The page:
Timecode review

:. Director: Mike Figgis
:. Starring: Salma Hayek, Stellan Skarsgard
:. Running Time: 1:37
:. Year: 2000
:. Country: USA


Innovative and experimental, Timecode is the first film shot entirely in "split screen", a process where the screen, divided into four parts, makes it possible to follow four different narratives simultaneously.

Directed by filmmaker and "philosopher" Mike Figgis, to whom we owe Leaving Las Vegas, Miss Julie and the Loss of Sexual Innocence, the 90 minute film offers a portrait of a small Hollywood world by following the various protagonists of a film crew. From the alcoholic producer to actresses ready for everything, along with the guard, masseur and a novice musician, everyone takes his rank. Principally shot on Sunset Boulevard, Timecode proves to be a very self-centered film on the Hollywood milieu that would have only been anecdotal in a conventional format, as this topic has been treated many times (see The Player and Swimming with Sharks in particular). Timecode's ironic tone is all the more appreciated (the guard is hilarious) given that humor is an element we're not accustomed to seeing in Figgis.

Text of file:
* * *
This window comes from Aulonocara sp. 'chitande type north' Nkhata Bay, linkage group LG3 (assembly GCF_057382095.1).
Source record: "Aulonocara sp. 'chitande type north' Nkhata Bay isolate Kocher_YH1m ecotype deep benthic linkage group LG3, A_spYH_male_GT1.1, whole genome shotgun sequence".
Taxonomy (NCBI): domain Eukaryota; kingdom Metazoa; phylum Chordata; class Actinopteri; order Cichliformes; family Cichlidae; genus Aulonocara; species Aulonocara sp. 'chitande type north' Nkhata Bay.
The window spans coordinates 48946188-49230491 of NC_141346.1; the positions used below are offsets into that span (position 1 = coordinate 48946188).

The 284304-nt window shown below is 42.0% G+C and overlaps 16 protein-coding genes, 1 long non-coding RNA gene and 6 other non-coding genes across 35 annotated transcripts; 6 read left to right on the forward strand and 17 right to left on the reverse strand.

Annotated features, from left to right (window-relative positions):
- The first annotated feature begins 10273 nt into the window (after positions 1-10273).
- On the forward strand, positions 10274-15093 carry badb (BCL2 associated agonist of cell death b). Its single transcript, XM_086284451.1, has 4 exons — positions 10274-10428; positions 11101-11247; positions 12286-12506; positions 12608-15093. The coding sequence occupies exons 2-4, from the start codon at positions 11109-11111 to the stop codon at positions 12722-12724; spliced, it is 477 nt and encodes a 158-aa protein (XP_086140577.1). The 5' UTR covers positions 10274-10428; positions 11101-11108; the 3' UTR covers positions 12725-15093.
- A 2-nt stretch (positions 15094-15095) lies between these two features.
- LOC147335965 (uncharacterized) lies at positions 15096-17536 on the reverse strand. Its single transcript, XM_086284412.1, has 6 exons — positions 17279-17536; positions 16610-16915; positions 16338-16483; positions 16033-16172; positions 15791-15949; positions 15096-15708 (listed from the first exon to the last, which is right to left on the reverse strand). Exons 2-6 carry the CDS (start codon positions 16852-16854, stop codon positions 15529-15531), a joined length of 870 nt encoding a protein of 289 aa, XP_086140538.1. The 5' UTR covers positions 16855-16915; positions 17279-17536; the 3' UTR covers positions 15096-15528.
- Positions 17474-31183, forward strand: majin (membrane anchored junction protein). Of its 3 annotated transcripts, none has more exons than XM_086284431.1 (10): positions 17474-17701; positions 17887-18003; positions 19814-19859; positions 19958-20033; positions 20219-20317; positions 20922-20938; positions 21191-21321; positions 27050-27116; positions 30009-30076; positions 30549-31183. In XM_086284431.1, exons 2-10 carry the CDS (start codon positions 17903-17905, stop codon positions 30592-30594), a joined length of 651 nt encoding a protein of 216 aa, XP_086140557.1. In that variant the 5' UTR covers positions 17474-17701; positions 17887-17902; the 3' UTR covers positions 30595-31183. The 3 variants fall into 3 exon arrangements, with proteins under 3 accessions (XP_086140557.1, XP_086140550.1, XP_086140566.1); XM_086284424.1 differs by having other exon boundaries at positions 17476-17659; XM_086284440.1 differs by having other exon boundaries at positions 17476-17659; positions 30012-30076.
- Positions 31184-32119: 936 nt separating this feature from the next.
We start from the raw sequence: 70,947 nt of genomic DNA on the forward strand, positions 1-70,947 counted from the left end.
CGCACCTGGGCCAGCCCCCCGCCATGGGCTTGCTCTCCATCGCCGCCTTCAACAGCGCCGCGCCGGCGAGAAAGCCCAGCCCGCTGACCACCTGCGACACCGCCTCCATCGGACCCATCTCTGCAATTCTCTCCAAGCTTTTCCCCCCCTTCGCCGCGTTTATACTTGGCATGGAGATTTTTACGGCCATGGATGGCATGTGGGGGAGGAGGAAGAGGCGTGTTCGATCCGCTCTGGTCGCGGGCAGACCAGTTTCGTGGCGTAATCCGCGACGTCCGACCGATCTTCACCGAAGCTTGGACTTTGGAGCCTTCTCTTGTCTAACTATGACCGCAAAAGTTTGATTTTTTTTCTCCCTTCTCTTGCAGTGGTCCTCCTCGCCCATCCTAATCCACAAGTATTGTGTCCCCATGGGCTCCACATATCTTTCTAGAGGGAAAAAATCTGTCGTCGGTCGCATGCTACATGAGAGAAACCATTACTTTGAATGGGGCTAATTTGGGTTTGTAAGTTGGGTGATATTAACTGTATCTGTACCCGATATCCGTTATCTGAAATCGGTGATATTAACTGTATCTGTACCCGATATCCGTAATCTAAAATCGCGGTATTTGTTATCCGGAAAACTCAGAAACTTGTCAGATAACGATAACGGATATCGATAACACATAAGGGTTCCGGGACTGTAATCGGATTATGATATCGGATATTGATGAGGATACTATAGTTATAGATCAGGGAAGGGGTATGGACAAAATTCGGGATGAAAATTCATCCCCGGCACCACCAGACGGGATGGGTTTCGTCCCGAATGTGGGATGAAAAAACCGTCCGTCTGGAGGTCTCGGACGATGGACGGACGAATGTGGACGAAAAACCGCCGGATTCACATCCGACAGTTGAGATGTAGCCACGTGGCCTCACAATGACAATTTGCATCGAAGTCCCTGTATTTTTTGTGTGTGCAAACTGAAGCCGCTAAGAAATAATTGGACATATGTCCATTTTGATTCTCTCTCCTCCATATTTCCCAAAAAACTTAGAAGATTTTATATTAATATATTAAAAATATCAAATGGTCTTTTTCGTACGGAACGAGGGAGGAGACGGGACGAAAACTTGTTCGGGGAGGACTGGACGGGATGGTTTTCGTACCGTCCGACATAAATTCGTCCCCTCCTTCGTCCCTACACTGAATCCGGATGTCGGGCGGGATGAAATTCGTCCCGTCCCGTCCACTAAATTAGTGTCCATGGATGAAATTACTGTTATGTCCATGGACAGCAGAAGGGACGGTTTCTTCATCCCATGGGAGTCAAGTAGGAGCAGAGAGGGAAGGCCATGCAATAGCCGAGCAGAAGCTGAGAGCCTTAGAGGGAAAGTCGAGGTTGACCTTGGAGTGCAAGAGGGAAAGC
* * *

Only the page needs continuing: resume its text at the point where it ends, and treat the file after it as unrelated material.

Divided into four screens where each character is followed by a camera in real time, the film becomes an exciting sensory experiment that stimulates not only the senses but also the brain. To avoid total confusion, the director takes care to amplify the sound of the scene directing the action of the moment, thus creating a main thread that's more easily followed. Also understood is the need for simplicity in the script. To follow a complex story presented in split screen would probably be an impossible exercise.

Adding to the experimental aspect of the whole, the actors improvise, which reinforces the realism of the ensemble that also flirts with reporting. Timecode offers a gallery of crusty characters where Holly Hunter, Stellan SkarsgÄard (Insomnia), Saffron Burrows (Miss Julie), Julian Sands (Boxing Helena), Jeanne Tripplehorn, Salma Hayek and Kyle MacLachlan (Twin Peaks) give free reign to their instincts.

The best moments of the film are undoubtedly when the four protagonists simultaneously undergo the same event, thus developing four completely subjective perspectives—for example during the earthquake and the murder—while they cross paths.

Under its air as a homemade film, Timecode is a cinematic pioneer that opens new horizons.

To note, Figgis shot about fifteen versions with various actors. The DVD contains a slightly different second version where another actress replaces Holly Hunter.

  Fred Thom

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